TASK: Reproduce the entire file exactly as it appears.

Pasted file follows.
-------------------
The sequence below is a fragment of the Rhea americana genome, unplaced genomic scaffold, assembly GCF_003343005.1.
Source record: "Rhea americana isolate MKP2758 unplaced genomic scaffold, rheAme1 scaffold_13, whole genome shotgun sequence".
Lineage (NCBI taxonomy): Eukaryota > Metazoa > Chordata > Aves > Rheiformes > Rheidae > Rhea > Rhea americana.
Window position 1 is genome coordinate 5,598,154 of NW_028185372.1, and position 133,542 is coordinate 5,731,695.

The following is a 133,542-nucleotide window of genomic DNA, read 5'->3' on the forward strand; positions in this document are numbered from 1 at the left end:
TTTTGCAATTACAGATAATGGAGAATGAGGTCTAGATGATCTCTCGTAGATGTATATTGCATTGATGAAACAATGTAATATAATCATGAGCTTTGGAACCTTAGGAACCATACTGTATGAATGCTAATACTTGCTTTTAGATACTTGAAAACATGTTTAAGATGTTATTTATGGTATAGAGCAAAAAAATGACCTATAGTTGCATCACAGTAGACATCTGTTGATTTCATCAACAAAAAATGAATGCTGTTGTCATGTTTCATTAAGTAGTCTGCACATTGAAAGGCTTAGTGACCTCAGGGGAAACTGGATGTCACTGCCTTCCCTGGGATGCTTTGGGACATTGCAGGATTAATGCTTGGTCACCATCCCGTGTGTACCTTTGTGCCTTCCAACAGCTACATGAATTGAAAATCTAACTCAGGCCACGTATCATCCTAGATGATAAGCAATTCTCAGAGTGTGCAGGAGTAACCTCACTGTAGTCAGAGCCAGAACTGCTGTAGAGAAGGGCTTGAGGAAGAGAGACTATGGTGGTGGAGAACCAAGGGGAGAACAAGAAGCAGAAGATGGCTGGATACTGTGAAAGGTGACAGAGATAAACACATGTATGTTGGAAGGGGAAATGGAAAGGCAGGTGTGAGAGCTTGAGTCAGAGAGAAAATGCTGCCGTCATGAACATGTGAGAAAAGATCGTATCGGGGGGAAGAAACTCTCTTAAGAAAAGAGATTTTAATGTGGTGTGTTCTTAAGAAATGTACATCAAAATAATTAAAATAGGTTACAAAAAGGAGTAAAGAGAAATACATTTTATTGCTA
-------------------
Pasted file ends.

The sequence below is a fragment of the Rhea americana genome, unplaced genomic scaffold, assembly GCF_003343005.1.
Source record: "Rhea americana isolate MKP2758 unplaced genomic scaffold, rheAme1 scaffold_13, whole genome shotgun sequence".
Lineage (NCBI taxonomy): Eukaryota > Metazoa > Chordata > Aves > Rheiformes > Rheidae > Rhea > Rhea americana.
Window position 1 is genome coordinate 5,598,154 of NW_028185372.1, and position 133,542 is coordinate 5,731,695.

The following is a 133,542-nucleotide window of genomic DNA, read 5'->3' on the forward strand; positions in this document are numbered from 1 at the left end:
TTTTGCAATTACAGATAATGGAGAATGAGGTCTAGATGATCTCTCGTAGATGTATATTGCATTGATGAAACAATGTAATATAATCATGAGCTTTGGAACCTTAGGAACCATACTGTATGAATGCTAATACTTGCTTTTAGATACTTGAAAACATGTTTAAGATGTTATTTATGGTATAGAGCAAAAAAATGACCTATAGTTGCATCACAGTAGACATCTGTTGATTTCATCAACAAAAAATGAATGCTGTTGTCATGTTTCATTAAGTAGTCTGCACATTGAAAGGCTTAGTGACCTCAGGGGAAACTGGATGTCACTGCCTTCCCTGGGATGCTTTGGGACATTGCAGGATTAATGCTTGGTCACCATCCCGTGTGTACCTTTGTGCCTTCCAACAGCTACATGAATTGAAAATCTAACTCAGGCCACGTATCATCCTAGATGATAAGCAATTCTCAGAGTGTGCAGGAGTAACCTCACTGTAGTCAGAGCCAGAACTGCTGTAGAGAAGGGCTTGAGGAAGAGAGACTATGGTGGTGGAGAACCAAGGGGAGAACAAGAAGCAGAAGATGGCTGGATACTGTGAAAGGTGACAGAGATAAACACATGTATGTTGGAAGGGGAAATGGAAAGGCAGGTGTGAGAGCTTGAGTCAGAGAGAAAATGCTGCCGTCATGAACATGTGAGAAAAGATCGTATCGGGGGGAAGAAACTCTCTTAAGAAAAGAGATTTTAATGTGGTGTGTTCTTAAGAAATGTACATCAAAATAATTAAAATAGGTTACAAAAAGGAGTAAAGAGAAATACATTTTATTGCTA